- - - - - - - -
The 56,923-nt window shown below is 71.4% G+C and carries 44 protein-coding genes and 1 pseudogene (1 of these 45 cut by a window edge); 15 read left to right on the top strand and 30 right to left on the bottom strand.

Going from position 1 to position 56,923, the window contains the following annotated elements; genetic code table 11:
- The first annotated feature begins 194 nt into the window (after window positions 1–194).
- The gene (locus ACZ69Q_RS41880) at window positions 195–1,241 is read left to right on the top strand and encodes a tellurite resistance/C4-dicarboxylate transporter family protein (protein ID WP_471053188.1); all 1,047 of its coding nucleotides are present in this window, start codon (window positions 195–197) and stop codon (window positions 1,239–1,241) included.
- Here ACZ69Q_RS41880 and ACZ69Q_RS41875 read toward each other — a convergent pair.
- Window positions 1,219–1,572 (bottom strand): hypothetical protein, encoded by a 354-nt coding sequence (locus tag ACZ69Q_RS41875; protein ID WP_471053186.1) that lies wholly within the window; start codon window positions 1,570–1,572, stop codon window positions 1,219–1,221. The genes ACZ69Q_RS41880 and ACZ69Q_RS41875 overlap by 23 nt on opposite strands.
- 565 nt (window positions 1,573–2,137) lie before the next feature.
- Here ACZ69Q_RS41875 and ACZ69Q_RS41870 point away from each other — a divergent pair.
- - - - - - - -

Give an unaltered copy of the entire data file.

The 56,923-nt window shown below is 71.4% G+C and carries 44 protein-coding genes and 1 pseudogene (1 of these 45 cut by a window edge); 15 read left to right on the top strand and 30 right to left on the bottom strand.

Going from position 1 to position 56,923, the window contains the following annotated elements; genetic code table 11:
- The first annotated feature begins 194 nt into the window (after window positions 1–194).
- The gene (locus ACZ69Q_RS41880) at window positions 195–1,241 is read left to right on the top strand and encodes a tellurite resistance/C4-dicarboxylate transporter family protein (protein ID WP_471053188.1); all 1,047 of its coding nucleotides are present in this window, start codon (window positions 195–197) and stop codon (window positions 1,239–1,241) included.
- Here ACZ69Q_RS41880 and ACZ69Q_RS41875 read toward each other — a convergent pair.
- Window positions 1,219–1,572 (bottom strand): hypothetical protein, encoded by a 354-nt coding sequence (locus tag ACZ69Q_RS41875; protein ID WP_471053186.1) that lies wholly within the window; start codon window positions 1,570–1,572, stop codon window positions 1,219–1,221. The genes ACZ69Q_RS41880 and ACZ69Q_RS41875 overlap by 23 nt on opposite strands.
- 565 nt (window positions 1,573–2,137) lie before the next feature.
- Here ACZ69Q_RS41875 and ACZ69Q_RS41870 point away from each other — a divergent pair.